Timothy D. White, Francesco Ferretti, David A. Kroodsma, Elliott L. Hazen, Aaron B. Carlisle, Kylie L. Scales, Steven J. Bograd and Barbara A. Block
Many species of sharks and some tunas are threatened by overexploitation, yet the degree of overlap between industrial fisheries and pelagic fishes remains poorly understood. Using satellite tracks from 933 industrial fishing vessels and predictive habitat models from 876 electronic tags deployed on seven shark and tuna species, we developed fishing effort maps across the northeast Pacific Ocean and assessed overlap with core habitats of pelagic fishes. Up to 35% of species’ core habitats overlapped with fishing effort. We identified overlap hotspots along the North American shelf, the equatorial Pacific, and the subtropical gyre. Results indicate where species require international conservation efforts and effective management within national waters. Only five national fleets (Mexico, Taiwan, China, Japan, and the United States) account for >90% of overlap with core habitats of our focal sharks and tunas on the high seas. These results inform global negotiations to achieve sustainability on the high seas.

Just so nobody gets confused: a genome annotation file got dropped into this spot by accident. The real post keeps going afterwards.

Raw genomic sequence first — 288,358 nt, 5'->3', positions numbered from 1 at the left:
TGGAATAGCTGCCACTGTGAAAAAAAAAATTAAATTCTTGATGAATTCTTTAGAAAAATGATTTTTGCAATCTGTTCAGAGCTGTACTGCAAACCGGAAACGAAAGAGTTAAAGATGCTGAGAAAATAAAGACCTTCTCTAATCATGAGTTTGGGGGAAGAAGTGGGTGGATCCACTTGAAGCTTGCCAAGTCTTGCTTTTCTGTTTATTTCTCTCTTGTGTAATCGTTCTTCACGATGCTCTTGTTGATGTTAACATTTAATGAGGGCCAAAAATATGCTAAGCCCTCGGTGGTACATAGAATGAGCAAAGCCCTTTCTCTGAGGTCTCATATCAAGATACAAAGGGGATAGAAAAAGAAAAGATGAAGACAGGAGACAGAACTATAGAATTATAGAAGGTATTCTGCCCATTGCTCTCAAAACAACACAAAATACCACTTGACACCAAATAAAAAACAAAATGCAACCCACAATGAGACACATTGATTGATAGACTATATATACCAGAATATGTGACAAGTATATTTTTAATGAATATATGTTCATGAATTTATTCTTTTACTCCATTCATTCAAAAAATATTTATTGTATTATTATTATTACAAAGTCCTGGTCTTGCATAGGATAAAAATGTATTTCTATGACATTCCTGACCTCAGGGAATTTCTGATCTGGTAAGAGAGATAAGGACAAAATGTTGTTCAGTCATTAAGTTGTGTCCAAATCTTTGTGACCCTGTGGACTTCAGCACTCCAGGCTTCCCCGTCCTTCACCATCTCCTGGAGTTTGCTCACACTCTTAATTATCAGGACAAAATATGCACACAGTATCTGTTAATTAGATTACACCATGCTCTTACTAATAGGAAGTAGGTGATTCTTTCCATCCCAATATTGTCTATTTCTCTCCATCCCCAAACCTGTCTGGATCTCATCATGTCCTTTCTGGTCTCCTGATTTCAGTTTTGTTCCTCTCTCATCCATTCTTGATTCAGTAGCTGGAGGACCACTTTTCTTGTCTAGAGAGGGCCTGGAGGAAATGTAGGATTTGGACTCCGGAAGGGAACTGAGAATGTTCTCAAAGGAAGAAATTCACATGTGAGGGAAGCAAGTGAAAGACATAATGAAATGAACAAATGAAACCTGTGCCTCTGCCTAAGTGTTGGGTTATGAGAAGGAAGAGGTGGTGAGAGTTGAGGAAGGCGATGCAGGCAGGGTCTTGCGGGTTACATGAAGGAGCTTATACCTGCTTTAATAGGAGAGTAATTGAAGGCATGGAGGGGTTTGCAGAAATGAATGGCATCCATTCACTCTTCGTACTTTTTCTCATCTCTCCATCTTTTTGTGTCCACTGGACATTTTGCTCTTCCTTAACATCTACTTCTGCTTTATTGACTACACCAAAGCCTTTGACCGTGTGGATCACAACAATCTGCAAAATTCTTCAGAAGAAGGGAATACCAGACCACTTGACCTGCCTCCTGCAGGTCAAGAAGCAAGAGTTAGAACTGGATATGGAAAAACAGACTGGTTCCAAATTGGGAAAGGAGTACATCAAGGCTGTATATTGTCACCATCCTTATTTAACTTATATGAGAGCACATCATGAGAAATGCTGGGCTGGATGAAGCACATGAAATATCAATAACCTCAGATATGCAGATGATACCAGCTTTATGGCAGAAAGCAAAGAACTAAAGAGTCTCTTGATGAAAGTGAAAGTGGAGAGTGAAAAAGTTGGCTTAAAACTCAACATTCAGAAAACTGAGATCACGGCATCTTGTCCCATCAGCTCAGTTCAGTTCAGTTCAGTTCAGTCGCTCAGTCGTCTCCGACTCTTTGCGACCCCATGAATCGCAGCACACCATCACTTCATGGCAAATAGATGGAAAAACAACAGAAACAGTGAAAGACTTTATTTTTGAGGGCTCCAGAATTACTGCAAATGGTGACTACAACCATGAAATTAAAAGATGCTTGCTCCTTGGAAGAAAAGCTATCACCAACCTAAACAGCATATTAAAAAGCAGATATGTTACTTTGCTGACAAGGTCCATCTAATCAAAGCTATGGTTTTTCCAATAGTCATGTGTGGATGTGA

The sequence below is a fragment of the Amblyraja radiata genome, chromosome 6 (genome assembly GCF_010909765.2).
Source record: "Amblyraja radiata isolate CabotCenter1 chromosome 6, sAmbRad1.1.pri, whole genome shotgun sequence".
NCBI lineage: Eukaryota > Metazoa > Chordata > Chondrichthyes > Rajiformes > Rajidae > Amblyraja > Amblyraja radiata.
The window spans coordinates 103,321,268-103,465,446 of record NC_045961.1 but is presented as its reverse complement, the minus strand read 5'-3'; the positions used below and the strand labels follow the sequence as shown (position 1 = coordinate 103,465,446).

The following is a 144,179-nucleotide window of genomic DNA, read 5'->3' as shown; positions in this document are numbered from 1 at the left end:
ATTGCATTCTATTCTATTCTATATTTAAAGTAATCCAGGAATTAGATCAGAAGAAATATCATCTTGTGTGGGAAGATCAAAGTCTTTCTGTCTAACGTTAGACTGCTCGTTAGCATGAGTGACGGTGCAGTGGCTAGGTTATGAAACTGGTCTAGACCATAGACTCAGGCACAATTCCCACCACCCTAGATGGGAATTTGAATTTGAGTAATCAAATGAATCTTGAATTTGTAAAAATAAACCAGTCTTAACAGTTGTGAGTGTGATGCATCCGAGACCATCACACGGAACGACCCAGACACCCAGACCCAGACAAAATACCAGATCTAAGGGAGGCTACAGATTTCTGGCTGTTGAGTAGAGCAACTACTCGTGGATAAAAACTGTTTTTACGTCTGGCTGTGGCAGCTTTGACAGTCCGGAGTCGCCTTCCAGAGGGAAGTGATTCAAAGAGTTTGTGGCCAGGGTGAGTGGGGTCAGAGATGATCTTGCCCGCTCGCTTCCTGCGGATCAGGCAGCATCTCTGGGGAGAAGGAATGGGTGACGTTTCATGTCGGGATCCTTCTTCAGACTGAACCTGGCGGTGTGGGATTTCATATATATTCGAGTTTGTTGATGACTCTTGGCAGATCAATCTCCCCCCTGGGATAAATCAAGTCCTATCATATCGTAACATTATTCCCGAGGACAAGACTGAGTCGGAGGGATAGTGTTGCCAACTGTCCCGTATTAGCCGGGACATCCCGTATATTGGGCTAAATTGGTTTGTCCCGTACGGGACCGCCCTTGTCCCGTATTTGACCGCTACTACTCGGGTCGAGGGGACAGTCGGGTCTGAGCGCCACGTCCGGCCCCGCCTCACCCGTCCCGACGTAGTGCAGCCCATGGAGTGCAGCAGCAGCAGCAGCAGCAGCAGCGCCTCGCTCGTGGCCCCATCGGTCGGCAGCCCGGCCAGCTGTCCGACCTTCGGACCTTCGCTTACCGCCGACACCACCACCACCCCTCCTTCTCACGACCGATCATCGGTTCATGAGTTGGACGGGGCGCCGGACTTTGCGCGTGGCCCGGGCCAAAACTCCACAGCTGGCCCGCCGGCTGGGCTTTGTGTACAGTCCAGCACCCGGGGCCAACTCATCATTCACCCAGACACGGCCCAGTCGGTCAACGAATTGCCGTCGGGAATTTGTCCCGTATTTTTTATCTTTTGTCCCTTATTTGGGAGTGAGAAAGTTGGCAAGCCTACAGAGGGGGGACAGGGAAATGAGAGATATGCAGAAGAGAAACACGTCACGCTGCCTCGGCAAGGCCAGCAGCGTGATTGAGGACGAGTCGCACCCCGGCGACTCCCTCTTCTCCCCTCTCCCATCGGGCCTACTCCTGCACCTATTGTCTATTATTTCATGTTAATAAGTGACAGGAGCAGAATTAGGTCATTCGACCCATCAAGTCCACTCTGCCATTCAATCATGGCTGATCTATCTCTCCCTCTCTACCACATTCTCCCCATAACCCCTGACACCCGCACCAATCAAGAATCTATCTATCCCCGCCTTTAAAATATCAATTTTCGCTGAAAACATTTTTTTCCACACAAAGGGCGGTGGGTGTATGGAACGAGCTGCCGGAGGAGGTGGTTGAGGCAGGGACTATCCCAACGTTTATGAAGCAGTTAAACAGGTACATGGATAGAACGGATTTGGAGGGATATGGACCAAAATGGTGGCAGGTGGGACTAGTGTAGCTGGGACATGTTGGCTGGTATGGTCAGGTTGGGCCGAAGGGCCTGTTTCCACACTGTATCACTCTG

Also on Stanford News By Taylor Kubota